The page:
Jesus also tells us to pray sincerely. In the bit we didn’t read, he talks about how some people like to ‘heap up empty phrases as the Gentiles do, for they think that they will be heard because of their many words’ (6:7). I suspect that we Anglicans are in special danger here, because we’re so used to the beautiful prayers in our liturgy that we think we can only talk to God in language like that. What Jesus is teaching us is that it isn’t especially important what words we use, or even how long we pray; the important thing is that we mean what we say!

In Philip Yancey’s book ‘Prayer: Does it Make Any Difference?’ he tells a story about a man who works in a downtown rescue mission. At the mission they have prayer meetings, and some of the street people pray rather direct prayers. One day one old guy prayed, “Thank you, God, for Metamucil”, and someone else chimed in, “That’s a 10/4, God!” I don’t expect to hear that sort of prayer in the Prayers of the People here at St. Margaret’s any time soon! But perhaps we could learn something from the simple directness of this man of the street, who prayed out of the honesty of his heart.

A third thing I learn from the Lord’s Prayer is to pray simply. This is not an elaborate prayer; it approaches God simply as Father, and prays first of all about his concerns – his name, his kingdom, his will being done – and then about the necessities of life – forgiveness, daily food, deliverance from evil. And it’s a short prayer, too – there’s nothing particularly virtuous about long prayers.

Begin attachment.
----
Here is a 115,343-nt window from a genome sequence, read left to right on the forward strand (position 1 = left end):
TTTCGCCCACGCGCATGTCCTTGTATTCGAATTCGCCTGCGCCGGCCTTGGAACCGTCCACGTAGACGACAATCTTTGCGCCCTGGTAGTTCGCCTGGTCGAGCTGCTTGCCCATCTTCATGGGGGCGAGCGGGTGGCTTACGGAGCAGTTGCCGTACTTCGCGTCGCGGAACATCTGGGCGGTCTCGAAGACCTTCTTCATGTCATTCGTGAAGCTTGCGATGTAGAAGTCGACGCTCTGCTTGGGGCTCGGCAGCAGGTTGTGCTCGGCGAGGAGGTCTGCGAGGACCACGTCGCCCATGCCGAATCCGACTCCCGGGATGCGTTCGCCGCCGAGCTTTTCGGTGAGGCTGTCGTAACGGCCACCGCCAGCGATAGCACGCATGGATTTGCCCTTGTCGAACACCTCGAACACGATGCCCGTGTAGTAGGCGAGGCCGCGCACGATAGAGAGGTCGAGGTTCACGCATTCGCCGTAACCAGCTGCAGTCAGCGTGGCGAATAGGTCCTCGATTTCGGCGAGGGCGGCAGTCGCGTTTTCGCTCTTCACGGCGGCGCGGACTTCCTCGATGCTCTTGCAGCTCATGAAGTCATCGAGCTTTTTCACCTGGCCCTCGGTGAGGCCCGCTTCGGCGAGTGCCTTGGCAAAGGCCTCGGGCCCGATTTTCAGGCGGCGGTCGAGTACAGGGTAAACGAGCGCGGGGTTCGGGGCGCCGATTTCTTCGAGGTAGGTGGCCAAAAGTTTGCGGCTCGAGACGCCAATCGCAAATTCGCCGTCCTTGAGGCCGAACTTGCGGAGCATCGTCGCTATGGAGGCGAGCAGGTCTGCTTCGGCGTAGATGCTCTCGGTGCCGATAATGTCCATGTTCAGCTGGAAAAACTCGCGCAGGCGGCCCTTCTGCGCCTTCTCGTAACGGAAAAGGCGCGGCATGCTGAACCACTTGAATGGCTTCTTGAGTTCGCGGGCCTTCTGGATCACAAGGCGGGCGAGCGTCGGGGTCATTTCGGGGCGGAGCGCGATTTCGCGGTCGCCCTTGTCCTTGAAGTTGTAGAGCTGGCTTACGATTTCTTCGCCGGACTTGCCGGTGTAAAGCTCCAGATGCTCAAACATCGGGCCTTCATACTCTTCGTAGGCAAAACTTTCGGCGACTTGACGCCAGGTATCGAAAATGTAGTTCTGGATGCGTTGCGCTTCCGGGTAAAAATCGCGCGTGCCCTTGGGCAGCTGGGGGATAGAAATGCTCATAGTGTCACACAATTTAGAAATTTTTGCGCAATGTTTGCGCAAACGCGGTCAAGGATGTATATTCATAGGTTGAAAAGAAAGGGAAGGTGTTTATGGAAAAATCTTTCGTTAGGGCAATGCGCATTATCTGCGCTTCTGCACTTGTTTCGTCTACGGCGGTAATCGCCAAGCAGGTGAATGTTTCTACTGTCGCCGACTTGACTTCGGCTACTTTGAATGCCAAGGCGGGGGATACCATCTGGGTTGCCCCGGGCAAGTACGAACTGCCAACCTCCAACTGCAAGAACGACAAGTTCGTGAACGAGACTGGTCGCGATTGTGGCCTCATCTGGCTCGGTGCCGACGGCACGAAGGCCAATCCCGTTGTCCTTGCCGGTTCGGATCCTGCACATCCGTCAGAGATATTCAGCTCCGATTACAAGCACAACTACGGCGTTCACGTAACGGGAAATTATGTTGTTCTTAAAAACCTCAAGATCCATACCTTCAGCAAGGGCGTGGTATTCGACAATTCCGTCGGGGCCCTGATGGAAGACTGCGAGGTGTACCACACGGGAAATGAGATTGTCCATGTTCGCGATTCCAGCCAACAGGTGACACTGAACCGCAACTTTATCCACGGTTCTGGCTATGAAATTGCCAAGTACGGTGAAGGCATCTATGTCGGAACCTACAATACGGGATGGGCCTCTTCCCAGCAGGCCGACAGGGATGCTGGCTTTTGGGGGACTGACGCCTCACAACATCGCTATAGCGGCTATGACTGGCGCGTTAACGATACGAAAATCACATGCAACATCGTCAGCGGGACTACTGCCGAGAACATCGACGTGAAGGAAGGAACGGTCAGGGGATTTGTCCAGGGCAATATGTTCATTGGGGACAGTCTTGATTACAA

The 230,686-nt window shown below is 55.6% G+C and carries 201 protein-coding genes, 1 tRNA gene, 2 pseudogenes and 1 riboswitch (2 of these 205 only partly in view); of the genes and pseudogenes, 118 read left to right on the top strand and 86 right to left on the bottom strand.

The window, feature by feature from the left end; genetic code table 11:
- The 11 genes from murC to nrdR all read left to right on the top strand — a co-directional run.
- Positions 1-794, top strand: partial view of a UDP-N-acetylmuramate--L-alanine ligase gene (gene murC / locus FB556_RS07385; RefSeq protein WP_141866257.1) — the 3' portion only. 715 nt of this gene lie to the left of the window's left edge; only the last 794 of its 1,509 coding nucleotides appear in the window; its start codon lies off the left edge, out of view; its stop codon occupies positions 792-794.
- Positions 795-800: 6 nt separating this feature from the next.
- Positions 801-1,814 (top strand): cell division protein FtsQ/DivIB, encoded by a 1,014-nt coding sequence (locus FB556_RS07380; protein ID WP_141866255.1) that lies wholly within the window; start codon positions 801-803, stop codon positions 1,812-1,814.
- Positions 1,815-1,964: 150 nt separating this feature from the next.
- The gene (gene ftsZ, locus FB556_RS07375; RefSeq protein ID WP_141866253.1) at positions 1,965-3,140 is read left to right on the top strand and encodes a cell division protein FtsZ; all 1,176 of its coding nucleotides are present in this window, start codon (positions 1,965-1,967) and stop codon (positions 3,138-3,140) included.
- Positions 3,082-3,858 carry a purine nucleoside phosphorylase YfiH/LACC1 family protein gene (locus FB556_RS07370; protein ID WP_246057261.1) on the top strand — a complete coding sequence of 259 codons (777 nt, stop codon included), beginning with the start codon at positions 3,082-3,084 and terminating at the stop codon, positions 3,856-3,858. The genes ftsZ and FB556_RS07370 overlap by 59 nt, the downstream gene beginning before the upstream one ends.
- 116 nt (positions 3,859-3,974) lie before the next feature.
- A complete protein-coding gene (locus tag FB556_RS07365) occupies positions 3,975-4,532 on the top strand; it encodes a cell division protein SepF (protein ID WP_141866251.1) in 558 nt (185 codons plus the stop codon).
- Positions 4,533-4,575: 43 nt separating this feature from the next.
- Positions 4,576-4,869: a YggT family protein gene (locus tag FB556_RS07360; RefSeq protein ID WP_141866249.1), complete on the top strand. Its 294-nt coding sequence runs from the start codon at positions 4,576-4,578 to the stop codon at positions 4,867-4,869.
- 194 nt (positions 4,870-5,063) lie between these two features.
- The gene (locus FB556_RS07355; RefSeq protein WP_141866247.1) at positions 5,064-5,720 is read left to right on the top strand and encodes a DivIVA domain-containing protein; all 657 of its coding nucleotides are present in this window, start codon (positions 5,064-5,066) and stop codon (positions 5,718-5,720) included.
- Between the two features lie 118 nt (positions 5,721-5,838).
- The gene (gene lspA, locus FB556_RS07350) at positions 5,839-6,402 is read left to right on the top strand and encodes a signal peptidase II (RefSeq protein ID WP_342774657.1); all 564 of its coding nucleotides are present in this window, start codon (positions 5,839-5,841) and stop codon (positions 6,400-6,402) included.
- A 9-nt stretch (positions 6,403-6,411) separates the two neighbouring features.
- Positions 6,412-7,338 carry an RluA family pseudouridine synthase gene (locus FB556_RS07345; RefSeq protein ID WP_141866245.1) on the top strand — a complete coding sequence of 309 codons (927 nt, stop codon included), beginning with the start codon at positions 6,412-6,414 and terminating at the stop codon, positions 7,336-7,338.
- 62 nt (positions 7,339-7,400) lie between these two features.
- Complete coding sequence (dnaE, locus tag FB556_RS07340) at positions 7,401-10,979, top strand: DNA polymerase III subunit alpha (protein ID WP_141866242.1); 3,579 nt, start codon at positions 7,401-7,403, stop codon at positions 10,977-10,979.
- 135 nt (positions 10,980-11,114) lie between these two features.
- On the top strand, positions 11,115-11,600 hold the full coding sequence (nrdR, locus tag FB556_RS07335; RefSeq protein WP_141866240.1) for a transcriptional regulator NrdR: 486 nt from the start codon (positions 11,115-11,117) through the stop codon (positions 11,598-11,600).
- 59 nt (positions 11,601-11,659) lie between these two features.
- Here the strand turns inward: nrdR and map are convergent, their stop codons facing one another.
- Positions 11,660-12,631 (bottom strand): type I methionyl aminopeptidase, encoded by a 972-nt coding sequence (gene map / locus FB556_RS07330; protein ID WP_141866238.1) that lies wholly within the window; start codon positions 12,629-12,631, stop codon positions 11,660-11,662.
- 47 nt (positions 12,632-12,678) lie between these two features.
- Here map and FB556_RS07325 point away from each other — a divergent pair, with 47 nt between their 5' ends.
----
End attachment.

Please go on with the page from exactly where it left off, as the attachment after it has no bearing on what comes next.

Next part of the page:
These are some of the guidelines Jesus gives us about prayer – pray regularly, sincerely, and simply. And in all our praying let’s remember the fundamental goal – to grow in our relationship with God.

We’ve said that prayer is about my relationship with God, and giving to the poor is about my relationship with my neighbour. The third discipline, fasting, is about my relationship with myself. This is important: the way we love ourselves is by disciplining ourselves! This is a recognition that our appetites do tend to run wild if we let them have their way. Of course, there is nothing wrong with food and drink and the other physical pleasures; they were all created by a good and loving God to be enjoyed – but in moderation. However, in our sinfulness we human beings tend to go beyond moderation, and when that happens, we get into trouble.

But there’s a deeper issue here. This coming Sunday we’ll read the story of Jesus going out into the desert to be tested by the devil. What’s this desert theme all about? I think it’s about the removal of distractions, so that we can focus on God, and God’s call on our lives. There’s not much to distract you out in the desert!